The result can be seen merely a few days later as processes that cannot mean good to an average citizen of the KRI are triggered. Baghdad imposes a flight ban while Iran, Egypt and Turkey, but also the Lebanese airline MEA have cancelled or are about to cancel flights to Erbil. Turkey is encouraging its citizens to leave the KRI and threatening to close the valves of the Ceyhan oil pipeline. Both Iran and Turkey began to show off by launching a several-days-long campaign, initiating cross-border bombings under the aegis of the fight against terrorism and the Turkish military exercises near the border were in the focus of global media attention. One should not forget that Turkey already has military outposts in the KRI that are ready to be used. The reactions of the neighbours are clearly driven by internal policy and the KRI hopes that the situation will calm down in the near future, yet the statements made by politicians of both countries show that the current countermeasures are only a hint of what’s coming.

In the coming weeks, one should pay attention to Kirkuk, which accounts for approx. 40% of Iraq’s oil production. Oil is the KRI’s main source of income and Kirkuk is one of the controversial areas where the referendum was still held despite the protests of Baghdad and local minorities. The city is controlled by the Peshmerga, but the main employer of its myriad of public employees is the central government in Baghdad. Many locals are mostly afraid that the Iraqi army and Popular Mobilisation Units (PMU) will launch—under the pretence of fighting Daesh—a joint operation in villages near Kirkuk, not stopping until the city or at least its oil fields are under the central government’s control. If this scenario goes ahead, the Kurdistan Regional Government (KRG) would find itself in a highly complicated situation in terms of both economy and security.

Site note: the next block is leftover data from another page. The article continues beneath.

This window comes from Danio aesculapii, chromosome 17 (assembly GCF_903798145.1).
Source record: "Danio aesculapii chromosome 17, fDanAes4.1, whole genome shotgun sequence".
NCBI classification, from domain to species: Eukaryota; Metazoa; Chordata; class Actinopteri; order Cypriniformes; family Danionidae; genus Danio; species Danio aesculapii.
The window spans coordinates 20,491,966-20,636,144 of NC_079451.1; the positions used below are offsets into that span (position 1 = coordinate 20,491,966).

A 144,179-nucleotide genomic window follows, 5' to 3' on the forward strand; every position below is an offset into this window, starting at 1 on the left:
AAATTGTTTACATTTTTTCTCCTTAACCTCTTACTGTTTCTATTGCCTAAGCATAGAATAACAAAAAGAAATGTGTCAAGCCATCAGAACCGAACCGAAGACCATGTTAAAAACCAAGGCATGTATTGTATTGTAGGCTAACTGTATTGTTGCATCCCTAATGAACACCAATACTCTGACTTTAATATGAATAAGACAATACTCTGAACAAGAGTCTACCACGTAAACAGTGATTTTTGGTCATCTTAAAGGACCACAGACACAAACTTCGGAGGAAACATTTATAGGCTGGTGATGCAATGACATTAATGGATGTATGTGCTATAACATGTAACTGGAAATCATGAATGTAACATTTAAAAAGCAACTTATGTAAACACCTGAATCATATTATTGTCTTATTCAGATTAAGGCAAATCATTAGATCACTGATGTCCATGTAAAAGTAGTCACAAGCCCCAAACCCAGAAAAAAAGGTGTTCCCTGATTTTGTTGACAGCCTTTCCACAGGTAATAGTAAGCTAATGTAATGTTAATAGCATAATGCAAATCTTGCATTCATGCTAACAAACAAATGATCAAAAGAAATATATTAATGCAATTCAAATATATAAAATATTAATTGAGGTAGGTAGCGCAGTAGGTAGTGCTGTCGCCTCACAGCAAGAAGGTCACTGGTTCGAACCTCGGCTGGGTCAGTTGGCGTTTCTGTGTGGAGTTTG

All things considered, Iraqi Kurdistan will remain in a situation where it has to make allowances for the great powers in the region, putting a long-term question mark over its own ambitious strive for independence. Stalling the referendum process or filing an appeal against the decision of the constitutional court would have resulted in better chances for negotiating with Baghdad, especially after the national general elections. The internationally acknowledged central government can now postpone the negotiations or remove them from their list of priorities. Delaying the process would be beneficial for Baghdad—many in the KRI confirm that the civic loyalty gained through patronage, scare tactics and other undemocratic means will diminish hand-in-hand with economic downturn. By then, the leaders of the KRI will have to face both the external great powers as well a new and complicated domestic problems.